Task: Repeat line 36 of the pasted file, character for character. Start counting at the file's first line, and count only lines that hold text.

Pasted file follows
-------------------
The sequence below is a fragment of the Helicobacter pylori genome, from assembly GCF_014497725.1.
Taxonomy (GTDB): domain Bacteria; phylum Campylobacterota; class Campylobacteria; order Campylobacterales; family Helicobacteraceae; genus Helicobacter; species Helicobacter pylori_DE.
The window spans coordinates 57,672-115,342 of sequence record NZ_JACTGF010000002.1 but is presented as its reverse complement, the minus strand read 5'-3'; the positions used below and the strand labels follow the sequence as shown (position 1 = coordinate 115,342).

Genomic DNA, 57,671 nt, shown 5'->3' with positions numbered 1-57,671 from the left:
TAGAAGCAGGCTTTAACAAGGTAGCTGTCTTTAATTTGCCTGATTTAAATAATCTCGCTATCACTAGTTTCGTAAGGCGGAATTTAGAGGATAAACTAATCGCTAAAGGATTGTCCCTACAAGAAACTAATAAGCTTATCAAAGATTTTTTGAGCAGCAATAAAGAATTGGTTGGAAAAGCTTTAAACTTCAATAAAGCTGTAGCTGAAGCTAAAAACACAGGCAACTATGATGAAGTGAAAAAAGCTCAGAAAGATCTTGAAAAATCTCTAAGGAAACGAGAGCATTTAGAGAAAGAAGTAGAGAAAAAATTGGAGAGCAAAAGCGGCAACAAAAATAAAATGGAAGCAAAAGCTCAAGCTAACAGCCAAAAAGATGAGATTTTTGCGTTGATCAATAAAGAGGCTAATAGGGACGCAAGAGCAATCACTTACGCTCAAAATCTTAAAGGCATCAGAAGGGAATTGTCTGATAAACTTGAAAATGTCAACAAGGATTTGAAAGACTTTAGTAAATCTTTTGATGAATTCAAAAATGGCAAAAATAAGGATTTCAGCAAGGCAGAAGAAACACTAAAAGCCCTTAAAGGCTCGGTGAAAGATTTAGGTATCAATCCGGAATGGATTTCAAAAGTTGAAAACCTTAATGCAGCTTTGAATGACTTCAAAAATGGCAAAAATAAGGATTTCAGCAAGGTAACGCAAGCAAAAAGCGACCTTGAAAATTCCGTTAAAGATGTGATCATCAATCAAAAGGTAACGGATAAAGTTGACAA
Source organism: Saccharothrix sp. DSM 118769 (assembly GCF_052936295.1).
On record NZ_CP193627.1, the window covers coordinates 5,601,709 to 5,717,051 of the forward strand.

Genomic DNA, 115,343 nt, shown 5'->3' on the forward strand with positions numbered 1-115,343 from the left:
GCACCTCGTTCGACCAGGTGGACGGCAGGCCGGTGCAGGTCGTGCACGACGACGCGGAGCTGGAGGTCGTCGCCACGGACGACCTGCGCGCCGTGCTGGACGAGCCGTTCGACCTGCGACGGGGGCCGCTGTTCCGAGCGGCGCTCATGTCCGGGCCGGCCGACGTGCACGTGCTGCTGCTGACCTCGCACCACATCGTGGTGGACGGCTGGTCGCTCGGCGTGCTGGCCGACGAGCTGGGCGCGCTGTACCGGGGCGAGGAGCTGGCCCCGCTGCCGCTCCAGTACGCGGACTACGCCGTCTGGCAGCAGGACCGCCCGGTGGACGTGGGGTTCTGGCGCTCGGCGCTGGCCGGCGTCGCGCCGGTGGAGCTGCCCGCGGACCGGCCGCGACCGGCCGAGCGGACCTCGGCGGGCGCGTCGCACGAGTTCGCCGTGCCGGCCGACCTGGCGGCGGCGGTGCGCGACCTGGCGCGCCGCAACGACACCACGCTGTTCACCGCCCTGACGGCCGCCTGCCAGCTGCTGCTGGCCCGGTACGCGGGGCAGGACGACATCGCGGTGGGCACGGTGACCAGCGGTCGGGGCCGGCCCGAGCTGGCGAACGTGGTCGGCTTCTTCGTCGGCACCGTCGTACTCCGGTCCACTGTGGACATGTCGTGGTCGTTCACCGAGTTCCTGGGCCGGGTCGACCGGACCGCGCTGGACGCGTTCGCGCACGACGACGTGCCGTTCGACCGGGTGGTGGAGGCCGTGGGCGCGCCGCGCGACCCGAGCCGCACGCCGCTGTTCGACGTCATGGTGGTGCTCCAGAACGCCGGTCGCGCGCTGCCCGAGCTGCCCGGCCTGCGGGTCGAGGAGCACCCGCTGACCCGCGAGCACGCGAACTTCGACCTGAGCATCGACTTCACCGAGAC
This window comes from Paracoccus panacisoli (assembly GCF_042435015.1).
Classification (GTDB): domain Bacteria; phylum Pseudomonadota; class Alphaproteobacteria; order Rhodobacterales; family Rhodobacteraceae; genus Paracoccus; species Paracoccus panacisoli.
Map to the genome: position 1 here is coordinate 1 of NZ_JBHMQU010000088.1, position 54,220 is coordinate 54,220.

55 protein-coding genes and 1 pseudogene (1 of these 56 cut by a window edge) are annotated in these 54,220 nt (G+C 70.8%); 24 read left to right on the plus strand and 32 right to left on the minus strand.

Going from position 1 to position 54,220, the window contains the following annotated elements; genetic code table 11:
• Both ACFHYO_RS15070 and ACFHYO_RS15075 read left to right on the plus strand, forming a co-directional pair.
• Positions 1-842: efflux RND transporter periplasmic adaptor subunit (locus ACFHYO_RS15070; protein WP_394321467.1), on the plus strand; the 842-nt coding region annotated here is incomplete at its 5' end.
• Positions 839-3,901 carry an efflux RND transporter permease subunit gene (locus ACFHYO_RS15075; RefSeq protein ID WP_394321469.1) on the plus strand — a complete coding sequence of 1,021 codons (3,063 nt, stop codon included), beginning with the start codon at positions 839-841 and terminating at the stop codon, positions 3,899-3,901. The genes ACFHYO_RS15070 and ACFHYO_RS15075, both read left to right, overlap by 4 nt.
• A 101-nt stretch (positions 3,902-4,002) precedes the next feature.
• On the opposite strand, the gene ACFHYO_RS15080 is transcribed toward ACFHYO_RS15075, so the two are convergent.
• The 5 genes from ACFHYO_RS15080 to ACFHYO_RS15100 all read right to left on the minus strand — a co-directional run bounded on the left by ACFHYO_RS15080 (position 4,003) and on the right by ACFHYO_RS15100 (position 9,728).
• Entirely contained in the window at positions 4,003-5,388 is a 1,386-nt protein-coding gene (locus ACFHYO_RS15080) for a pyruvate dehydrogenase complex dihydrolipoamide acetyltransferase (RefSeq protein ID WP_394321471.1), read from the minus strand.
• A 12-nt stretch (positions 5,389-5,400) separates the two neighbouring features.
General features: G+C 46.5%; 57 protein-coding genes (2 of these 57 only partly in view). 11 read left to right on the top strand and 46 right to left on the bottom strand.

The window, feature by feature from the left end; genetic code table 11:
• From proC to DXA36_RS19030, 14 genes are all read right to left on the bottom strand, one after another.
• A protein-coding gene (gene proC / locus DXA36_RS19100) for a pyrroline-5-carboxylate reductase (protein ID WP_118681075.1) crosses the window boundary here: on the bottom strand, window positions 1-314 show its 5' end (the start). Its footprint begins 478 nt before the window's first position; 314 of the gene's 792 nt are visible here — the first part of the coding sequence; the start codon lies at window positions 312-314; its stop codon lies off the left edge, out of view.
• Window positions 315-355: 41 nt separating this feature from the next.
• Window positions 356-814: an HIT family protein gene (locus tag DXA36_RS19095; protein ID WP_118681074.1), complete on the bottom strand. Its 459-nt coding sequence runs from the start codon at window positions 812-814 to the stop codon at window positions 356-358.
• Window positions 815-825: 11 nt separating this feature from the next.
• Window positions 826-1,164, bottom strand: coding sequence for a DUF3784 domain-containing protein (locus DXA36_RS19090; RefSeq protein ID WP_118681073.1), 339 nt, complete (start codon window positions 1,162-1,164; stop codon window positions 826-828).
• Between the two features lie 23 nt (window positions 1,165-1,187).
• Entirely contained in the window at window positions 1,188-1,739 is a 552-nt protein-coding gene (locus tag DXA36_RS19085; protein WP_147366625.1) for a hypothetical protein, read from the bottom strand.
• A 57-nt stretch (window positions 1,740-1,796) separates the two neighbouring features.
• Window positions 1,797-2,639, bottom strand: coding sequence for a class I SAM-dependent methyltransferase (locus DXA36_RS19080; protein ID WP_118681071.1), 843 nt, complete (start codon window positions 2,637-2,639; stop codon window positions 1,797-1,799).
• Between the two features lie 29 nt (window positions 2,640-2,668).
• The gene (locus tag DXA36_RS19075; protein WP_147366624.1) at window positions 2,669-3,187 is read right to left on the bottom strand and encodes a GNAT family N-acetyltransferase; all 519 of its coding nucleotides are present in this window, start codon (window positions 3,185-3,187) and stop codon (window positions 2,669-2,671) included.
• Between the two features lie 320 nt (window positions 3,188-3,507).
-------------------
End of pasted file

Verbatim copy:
• The gene (locus tag DXA36_RS19075; protein WP_147366624.1) at window positions 2,669-3,187 is read right to left on the bottom strand and encodes a GNAT family N-acetyltransferase; all 519 of its coding nucleotides are present in this window, start codon (window positions 3,185-3,187) and stop codon (window positions 2,669-2,671) included.